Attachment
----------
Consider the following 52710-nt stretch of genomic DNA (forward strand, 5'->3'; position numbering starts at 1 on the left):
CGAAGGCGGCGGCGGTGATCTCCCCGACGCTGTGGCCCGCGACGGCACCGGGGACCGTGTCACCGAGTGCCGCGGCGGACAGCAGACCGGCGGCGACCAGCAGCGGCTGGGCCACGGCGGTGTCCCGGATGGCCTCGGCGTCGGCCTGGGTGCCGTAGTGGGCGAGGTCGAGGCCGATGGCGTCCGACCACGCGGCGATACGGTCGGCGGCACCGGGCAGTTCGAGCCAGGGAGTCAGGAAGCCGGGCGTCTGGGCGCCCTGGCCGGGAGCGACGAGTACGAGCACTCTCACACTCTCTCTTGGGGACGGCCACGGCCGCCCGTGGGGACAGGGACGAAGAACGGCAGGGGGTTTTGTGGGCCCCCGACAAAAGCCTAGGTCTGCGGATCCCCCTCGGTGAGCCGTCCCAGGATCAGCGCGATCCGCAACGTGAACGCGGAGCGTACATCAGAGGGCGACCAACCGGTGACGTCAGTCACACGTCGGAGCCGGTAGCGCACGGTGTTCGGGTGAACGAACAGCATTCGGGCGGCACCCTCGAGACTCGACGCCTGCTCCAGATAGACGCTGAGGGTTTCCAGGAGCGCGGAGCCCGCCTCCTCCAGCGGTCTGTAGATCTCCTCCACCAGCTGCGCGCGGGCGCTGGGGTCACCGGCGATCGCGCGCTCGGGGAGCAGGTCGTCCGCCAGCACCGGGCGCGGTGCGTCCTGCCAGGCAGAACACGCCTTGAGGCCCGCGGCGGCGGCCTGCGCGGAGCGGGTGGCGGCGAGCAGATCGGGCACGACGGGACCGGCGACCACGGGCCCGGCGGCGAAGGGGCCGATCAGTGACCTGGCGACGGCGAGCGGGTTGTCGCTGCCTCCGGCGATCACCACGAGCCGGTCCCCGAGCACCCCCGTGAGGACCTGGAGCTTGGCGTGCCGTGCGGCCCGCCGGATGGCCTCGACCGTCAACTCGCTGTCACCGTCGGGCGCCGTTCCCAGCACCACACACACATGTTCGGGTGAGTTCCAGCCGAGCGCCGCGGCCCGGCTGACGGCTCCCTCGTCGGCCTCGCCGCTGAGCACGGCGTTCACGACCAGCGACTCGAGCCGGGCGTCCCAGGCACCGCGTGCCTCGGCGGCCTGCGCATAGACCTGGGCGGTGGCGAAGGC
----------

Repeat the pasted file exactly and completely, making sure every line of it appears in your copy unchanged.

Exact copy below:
Consider the following 52710-nt stretch of genomic DNA (forward strand, 5'->3'; position numbering starts at 1 on the left):
CGAAGGCGGCGGCGGTGATCTCCCCGACGCTGTGGCCCGCGACGGCACCGGGGACCGTGTCACCGAGTGCCGCGGCGGACAGCAGACCGGCGGCGACCAGCAGCGGCTGGGCCACGGCGGTGTCCCGGATGGCCTCGGCGTCGGCCTGGGTGCCGTAGTGGGCGAGGTCGAGGCCGATGGCGTCCGACCACGCGGCGATACGGTCGGCGGCACCGGGCAGTTCGAGCCAGGGAGTCAGGAAGCCGGGCGTCTGGGCGCCCTGGCCGGGAGCGACGAGTACGAGCACTCTCACACTCTCTCTTGGGGACGGCCACGGCCGCCCGTGGGGACAGGGACGAAGAACGGCAGGGGGTTTTGTGGGCCCCCGACAAAAGCCTAGGTCTGCGGATCCCCCTCGGTGAGCCGTCCCAGGATCAGCGCGATCCGCAACGTGAACGCGGAGCGTACATCAGAGGGCGACCAACCGGTGACGTCAGTCACACGTCGGAGCCGGTAGCGCACGGTGTTCGGGTGAACGAACAGCATTCGGGCGGCACCCTCGAGACTCGACGCCTGCTCCAGATAGACGCTGAGGGTTTCCAGGAGCGCGGAGCCCGCCTCCTCCAGCGGTCTGTAGATCTCCTCCACCAGCTGCGCGCGGGCGCTGGGGTCACCGGCGATCGCGCGCTCGGGGAGCAGGTCGTCCGCCAGCACCGGGCGCGGTGCGTCCTGCCAGGCAGAACACGCCTTGAGGCCCGCGGCGGCGGCCTGCGCGGAGCGGGTGGCGGCGAGCAGATCGGGCACGACGGGACCGGCGACCACGGGCCCGGCGGCGAAGGGGCCGATCAGTGACCTGGCGACGGCGAGCGGGTTGTCGCTGCCTCCGGCGATCACCACGAGCCGGTCCCCGAGCACCCCCGTGAGGACCTGGAGCTTGGCGTGCCGTGCGGCCCGCCGGATGGCCTCGACCGTCAACTCGCTGTCACCGTCGGGCGCCGTTCCCAGCACCACACACACATGTTCGGGTGAGTTCCAGCCGAGCGCCGCGGCCCGGCTGACGGCTCCCTCGTCGGCCTCGCCGCTGAGCACGGCGTTCACGACCAGCGACTCGAGCCGGGCGTCCCAGGCACCGCGTGCCTCGGCGGCCTGCGCATAGACCTGGGCGGTGGCGAAGGC